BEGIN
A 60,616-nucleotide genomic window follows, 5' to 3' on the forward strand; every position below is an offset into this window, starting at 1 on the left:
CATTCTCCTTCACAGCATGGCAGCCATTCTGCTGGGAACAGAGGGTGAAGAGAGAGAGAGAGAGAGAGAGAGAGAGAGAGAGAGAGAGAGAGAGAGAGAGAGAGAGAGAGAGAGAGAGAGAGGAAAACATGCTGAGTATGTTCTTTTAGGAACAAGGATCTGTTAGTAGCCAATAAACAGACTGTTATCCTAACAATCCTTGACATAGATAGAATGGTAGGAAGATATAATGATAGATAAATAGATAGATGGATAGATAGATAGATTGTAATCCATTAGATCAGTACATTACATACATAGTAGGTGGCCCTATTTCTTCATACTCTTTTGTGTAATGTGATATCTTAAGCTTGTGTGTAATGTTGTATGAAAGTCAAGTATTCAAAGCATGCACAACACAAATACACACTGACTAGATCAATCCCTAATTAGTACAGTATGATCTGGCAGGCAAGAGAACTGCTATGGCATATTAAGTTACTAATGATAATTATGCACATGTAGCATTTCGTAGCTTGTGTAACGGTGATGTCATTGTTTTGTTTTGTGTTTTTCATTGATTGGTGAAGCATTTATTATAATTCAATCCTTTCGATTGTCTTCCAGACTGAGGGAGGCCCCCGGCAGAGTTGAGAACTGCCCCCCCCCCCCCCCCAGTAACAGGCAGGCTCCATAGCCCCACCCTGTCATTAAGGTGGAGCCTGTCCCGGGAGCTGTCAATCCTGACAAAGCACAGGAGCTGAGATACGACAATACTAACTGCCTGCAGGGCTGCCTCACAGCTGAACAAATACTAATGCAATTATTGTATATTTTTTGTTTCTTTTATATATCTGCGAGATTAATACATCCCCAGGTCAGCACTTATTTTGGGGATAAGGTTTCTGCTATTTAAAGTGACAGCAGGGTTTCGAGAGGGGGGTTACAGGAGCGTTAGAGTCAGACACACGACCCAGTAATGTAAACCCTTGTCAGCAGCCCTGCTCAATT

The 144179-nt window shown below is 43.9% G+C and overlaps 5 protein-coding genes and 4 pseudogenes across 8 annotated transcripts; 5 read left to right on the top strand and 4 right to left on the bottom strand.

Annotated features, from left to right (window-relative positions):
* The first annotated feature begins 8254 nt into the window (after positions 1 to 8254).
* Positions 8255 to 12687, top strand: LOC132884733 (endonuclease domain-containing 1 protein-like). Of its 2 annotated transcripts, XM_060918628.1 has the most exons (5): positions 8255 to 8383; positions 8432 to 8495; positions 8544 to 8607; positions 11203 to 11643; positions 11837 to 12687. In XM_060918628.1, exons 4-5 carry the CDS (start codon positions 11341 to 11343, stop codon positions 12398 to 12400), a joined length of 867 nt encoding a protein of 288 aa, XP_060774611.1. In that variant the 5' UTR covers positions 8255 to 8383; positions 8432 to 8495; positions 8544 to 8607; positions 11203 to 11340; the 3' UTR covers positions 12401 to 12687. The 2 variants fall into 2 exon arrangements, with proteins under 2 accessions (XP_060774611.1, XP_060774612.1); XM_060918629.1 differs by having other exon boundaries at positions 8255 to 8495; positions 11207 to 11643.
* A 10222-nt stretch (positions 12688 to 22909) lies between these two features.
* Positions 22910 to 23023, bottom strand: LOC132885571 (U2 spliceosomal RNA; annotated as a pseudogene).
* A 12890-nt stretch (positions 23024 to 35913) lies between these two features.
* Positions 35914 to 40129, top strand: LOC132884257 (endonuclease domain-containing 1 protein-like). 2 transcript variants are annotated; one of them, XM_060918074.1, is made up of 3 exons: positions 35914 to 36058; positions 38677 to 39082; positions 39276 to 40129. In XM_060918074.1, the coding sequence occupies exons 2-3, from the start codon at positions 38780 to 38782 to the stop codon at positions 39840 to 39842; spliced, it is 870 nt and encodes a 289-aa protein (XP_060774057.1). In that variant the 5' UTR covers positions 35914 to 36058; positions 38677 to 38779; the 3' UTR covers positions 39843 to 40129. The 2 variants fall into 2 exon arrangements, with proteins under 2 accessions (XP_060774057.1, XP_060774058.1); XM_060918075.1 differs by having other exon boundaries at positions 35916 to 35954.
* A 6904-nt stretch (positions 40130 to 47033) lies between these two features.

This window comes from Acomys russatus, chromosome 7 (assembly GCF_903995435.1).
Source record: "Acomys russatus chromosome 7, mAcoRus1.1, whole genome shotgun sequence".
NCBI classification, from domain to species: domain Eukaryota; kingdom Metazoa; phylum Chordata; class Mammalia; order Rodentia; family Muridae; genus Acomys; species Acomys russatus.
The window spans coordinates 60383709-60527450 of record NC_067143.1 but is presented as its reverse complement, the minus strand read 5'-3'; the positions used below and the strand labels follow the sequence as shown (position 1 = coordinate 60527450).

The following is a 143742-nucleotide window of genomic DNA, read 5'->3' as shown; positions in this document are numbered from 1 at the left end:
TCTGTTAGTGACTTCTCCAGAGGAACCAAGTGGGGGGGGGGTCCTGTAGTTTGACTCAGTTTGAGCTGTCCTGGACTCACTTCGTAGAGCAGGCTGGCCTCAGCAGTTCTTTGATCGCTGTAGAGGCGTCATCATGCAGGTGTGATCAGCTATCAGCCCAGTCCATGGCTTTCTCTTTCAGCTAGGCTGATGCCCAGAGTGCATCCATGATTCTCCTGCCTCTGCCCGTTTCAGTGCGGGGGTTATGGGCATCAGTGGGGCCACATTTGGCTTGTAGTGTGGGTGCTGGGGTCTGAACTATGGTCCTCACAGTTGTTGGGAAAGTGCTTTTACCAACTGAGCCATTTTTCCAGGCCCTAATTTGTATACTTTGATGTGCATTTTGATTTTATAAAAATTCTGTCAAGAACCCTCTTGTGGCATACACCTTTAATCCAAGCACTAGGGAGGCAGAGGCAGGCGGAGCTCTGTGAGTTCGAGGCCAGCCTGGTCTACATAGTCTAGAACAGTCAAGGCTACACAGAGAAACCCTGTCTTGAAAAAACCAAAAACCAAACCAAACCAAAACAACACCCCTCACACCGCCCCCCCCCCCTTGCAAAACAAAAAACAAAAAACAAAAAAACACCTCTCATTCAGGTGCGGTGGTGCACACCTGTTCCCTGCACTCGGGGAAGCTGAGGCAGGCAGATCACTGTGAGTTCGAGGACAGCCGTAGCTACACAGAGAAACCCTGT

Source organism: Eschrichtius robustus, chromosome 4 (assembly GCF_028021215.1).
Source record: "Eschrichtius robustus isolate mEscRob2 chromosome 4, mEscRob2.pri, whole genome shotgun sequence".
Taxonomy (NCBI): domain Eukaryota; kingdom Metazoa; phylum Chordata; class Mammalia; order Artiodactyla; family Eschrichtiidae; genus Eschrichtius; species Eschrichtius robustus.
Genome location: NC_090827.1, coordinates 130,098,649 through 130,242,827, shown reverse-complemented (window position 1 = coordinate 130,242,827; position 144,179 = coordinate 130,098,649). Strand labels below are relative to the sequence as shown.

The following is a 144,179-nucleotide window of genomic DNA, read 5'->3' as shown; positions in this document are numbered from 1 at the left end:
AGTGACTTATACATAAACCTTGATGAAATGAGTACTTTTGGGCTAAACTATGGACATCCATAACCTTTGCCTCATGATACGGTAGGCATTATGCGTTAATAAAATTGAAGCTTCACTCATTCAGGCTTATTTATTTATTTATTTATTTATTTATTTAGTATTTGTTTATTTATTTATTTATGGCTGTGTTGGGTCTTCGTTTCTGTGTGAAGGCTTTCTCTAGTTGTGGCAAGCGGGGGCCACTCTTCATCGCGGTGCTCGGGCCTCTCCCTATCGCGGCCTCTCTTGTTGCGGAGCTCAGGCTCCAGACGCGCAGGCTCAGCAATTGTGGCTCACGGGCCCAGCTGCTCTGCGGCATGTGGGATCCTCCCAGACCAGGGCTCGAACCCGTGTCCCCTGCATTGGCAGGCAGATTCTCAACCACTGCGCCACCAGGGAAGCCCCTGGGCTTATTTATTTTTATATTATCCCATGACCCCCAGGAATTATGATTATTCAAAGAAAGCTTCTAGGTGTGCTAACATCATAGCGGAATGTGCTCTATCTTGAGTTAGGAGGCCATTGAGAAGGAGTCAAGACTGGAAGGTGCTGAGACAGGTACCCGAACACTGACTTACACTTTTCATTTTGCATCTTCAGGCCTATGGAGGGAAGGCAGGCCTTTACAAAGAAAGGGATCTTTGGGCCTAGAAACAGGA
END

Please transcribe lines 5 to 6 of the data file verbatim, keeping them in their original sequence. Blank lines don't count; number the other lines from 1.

* The first annotated feature begins 8254 nt into the window (after positions 1 to 8254).
* Positions 8255 to 12687, top strand: LOC132884733 (endonuclease domain-containing 1 protein-like). Of its 2 annotated transcripts, XM_060918628.1 has the most exons (5): positions 8255 to 8383; positions 8432 to 8495; positions 8544 to 8607; positions 11203 to 11643; positions 11837 to 12687. In XM_060918628.1, exons 4-5 carry the CDS (start codon positions 11341 to 11343, stop codon positions 12398 to 12400), a joined length of 867 nt encoding a protein of 288 aa, XP_060774611.1. In that variant the 5' UTR covers positions 8255 to 8383; positions 8432 to 8495; positions 8544 to 8607; positions 11203 to 11340; the 3' UTR covers positions 12401 to 12687. The 2 variants fall into 2 exon arrangements, with proteins under 2 accessions (XP_060774611.1, XP_060774612.1); XM_060918629.1 differs by having other exon boundaries at positions 8255 to 8495; positions 11207 to 11643.